Head tilt

 

Differential diagnosis

 

 

 

Micka, a female rabbit suffering from head-tilt, before (left)

and after (right) treatment with fenbendazole and enrofloxacin.

 

 

MediRabbit.com is funded solely by the generosity of donors.

Every donation, no matter what the size, is appreciated and will aid in the continuing research of medical care and health of rabbits.

Thank you  

 

One sided head tilt (torticollis, wry neck)

 

Bacterial causes

Pasteurellosis, leading to otitis media and interna (middle and inner ear infection).

Listeriosis, leading to otitis interna or media (middle and inner ear infection).

  

Fungal causes

Fungemia, e.g. Aspergillosis or Candida albicans meningitis.

  

Parasitic infestation

Cerebral parasitic worms, e.g. Nematodiasis or Baylisascaris procyonis. Accompanying signs are ataxia (loss of control of movement), circling and tremors.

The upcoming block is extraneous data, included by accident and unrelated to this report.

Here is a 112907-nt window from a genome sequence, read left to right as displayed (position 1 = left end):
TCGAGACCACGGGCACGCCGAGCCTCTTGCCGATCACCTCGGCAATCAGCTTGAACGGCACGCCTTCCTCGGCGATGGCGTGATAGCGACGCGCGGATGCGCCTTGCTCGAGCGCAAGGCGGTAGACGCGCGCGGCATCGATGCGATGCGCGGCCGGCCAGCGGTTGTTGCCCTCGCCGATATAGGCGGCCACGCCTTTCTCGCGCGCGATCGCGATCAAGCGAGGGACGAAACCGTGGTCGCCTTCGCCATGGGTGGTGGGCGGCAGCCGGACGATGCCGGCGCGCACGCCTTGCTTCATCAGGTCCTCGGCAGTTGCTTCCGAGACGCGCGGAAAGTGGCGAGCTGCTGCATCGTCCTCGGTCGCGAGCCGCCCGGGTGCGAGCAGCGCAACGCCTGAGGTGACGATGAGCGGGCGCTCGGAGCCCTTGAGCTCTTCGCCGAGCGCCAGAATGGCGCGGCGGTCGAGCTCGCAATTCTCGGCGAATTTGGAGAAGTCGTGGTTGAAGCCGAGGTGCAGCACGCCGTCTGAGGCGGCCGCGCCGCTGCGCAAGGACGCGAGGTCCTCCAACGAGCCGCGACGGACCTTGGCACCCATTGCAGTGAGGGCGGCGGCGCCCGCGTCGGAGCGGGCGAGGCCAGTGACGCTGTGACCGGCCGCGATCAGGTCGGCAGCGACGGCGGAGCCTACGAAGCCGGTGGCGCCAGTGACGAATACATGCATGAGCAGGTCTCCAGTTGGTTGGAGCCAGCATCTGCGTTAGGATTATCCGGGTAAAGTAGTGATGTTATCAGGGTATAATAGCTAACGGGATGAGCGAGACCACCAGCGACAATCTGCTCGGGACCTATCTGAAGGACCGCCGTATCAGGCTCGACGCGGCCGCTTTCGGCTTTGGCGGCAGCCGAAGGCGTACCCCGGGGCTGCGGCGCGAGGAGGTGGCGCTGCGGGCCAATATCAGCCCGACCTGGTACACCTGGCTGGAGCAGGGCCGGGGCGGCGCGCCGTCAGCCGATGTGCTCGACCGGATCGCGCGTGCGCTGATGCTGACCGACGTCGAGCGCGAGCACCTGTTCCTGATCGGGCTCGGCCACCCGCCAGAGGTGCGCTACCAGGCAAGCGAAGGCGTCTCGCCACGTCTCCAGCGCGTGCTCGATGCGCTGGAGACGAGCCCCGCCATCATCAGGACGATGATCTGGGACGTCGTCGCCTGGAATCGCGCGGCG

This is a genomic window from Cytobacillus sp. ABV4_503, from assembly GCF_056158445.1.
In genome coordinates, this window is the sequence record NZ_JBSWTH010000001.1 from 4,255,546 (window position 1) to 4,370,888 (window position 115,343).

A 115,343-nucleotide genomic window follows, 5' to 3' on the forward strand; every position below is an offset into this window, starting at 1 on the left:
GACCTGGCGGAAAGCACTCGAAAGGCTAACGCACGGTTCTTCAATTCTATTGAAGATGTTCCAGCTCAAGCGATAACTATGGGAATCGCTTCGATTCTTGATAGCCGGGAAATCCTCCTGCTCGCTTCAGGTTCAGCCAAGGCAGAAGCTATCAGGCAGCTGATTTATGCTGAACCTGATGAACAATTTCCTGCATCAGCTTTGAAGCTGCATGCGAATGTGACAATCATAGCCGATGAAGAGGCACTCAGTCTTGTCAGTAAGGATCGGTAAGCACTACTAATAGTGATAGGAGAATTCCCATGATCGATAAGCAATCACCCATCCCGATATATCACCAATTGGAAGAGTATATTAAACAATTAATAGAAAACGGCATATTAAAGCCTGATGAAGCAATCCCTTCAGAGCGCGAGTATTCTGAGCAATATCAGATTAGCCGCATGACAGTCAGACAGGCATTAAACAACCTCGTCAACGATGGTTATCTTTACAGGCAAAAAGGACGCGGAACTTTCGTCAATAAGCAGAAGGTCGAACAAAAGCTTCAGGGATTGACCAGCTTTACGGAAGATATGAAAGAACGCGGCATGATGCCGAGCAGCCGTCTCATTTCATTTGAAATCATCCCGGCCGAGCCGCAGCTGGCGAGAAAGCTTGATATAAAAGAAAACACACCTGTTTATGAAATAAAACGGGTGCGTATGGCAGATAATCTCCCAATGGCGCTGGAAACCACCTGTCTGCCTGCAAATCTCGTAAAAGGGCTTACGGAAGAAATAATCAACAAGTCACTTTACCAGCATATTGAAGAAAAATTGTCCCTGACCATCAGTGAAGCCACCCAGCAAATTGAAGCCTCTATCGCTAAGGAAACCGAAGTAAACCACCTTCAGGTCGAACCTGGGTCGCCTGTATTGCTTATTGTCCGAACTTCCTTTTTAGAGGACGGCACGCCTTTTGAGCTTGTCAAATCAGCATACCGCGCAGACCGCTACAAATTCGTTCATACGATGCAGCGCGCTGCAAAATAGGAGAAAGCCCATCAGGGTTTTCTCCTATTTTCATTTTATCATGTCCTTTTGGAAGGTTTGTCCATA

E. cuniculi, although it is not known if this CNS parasite is directly responsible for head-tilt or is a side effect of some other health issue.

  

Mechanical

Torticollis secondary to trauma.

  

Toxicity

Insecticide

Fertilizer

Lead

 

 Deficiencies

Vitamins

Selenium

 

 Central nervous system (CNS)

Bacterial infection, leading to otitis media or interna (middle and inner ear).

Cerebrovascular accident, with rabbit moving in circles if at all. Eating and drinking habits are usually normal. It is the second cause of head-tilt after otitis interna in rabbits.

Trauma of the face of head, with brain damage.

Vestibular dysfunction

Cerebellar disease, with head tilt to the side of the lesion.

Lesions of the superior medullary velum, with palsy (paralysis) of the nerve.

Neoplasia (development of a tumor) or abscess in the neck, ear or brain.

 

 

Bilateral head tilt (torticollis, wry neck)

 

Viral causes

Herpes sp. viral infection is a suspected cause for bilateral head tilt in one rabbit.

 

 

  

e-mail: info@medirabbit.com